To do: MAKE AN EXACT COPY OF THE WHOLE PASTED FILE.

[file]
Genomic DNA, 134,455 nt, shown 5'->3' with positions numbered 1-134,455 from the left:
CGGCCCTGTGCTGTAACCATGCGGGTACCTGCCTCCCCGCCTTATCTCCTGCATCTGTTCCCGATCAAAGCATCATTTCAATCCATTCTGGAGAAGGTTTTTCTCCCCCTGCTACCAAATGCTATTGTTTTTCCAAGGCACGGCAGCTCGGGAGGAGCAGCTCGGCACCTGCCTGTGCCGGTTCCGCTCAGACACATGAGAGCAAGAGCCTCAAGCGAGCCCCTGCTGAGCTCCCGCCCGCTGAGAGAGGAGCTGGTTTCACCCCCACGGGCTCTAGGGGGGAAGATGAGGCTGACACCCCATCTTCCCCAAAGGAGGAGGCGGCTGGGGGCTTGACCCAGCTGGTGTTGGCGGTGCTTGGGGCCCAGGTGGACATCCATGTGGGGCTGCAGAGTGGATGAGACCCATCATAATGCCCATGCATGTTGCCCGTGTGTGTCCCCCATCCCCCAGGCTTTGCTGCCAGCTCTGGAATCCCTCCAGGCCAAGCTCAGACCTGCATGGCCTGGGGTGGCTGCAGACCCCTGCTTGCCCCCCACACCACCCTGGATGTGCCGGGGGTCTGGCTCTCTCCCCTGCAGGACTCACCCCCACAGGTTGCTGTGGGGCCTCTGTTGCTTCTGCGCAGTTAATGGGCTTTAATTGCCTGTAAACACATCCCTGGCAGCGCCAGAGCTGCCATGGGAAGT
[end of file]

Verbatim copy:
Genomic DNA, 134,455 nt, shown 5'->3' with positions numbered 1-134,455 from the left:
CGGCCCTGTGCTGTAACCATGCGGGTACCTGCCTCCCCGCCTTATCTCCTGCATCTGTTCCCGATCAAAGCATCATTTCAATCCATTCTGGAGAAGGTTTTTCTCCCCCTGCTACCAAATGCTATTGTTTTTCCAAGGCACGGCAGCTCGGGAGGAGCAGCTCGGCACCTGCCTGTGCCGGTTCCGCTCAGACACATGAGAGCAAGAGCCTCAAGCGAGCCCCTGCTGAGCTCCCGCCCGCTGAGAGAGGAGCTGGTTTCACCCCCACGGGCTCTAGGGGGGAAGATGAGGCTGACACCCCATCTTCCCCAAAGGAGGAGGCGGCTGGGGGCTTGACCCAGCTGGTGTTGGCGGTGCTTGGGGCCCAGGTGGACATCCATGTGGGGCTGCAGAGTGGATGAGACCCATCATAATGCCCATGCATGTTGCCCGTGTGTGTCCCCCATCCCCCAGGCTTTGCTGCCAGCTCTGGAATCCCTCCAGGCCAAGCTCAGACCTGCATGGCCTGGGGTGGCTGCAGACCCCTGCTTGCCCCCCACACCACCCTGGATGTGCCGGGGGTCTGGCTCTCTCCCCTGCAGGACTCACCCCCACAGGTTGCTGTGGGGCCTCTGTTGCTTCTGCGCAGTTAATGGGCTTTAATTGCCTGTAAACACATCCCTGGCAGCGCCAGAGCTGCCATGGGAAGT